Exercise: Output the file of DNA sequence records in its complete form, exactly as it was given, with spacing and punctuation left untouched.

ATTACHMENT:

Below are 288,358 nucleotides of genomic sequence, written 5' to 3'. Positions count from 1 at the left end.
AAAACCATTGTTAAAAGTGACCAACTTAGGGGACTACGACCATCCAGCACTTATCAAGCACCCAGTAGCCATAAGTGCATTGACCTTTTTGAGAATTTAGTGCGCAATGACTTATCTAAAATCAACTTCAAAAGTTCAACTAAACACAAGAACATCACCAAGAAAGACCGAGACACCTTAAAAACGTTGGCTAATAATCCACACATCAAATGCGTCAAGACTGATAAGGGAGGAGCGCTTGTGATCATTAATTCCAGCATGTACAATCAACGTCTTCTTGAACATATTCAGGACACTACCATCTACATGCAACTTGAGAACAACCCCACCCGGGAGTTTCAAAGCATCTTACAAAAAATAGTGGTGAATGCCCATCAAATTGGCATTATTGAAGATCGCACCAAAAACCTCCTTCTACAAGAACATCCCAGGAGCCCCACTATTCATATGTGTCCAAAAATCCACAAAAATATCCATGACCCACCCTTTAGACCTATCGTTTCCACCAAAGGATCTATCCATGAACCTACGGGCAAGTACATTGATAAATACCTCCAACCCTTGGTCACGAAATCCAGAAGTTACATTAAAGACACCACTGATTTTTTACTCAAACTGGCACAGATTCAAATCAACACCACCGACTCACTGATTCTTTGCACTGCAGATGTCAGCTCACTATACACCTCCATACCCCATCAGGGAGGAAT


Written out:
Below are 288,358 nucleotides of genomic sequence, written 5' to 3'. Positions count from 1 at the left end.
AAAACCATTGTTAAAAGTGACCAACTTAGGGGACTACGACCATCCAGCACTTATCAAGCACCCAGTAGCCATAAGTGCATTGACCTTTTTGAGAATTTAGTGCGCAATGACTTATCTAAAATCAACTTCAAAAGTTCAACTAAACACAAGAACATCACCAAGAAAGACCGAGACACCTTAAAAACGTTGGCTAATAATCCACACATCAAATGCGTCAAGACTGATAAGGGAGGAGCGCTTGTGATCATTAATTCCAGCATGTACAATCAACGTCTTCTTGAACATATTCAGGACACTACCATCTACATGCAACTTGAGAACAACCCCACCCGGGAGTTTCAAAGCATCTTACAAAAAATAGTGGTGAATGCCCATCAAATTGGCATTATTGAAGATCGCACCAAAAACCTCCTTCTACAAGAACATCCCAGGAGCCCCACTATTCATATGTGTCCAAAAATCCACAAAAATATCCATGACCCACCCTTTAGACCTATCGTTTCCACCAAAGGATCTATCCATGAACCTACGGGCAAGTACATTGATAAATACCTCCAACCCTTGGTCACGAAATCCAGAAGTTACATTAAAGACACCACTGATTTTTTACTCAAACTGGCACAGATTCAAATCAACACCACCGACTCACTGATTCTTTGCACTGCAGATGTCAGCTCACTATACACCTCCATACCCCATCAGGGAGGAAT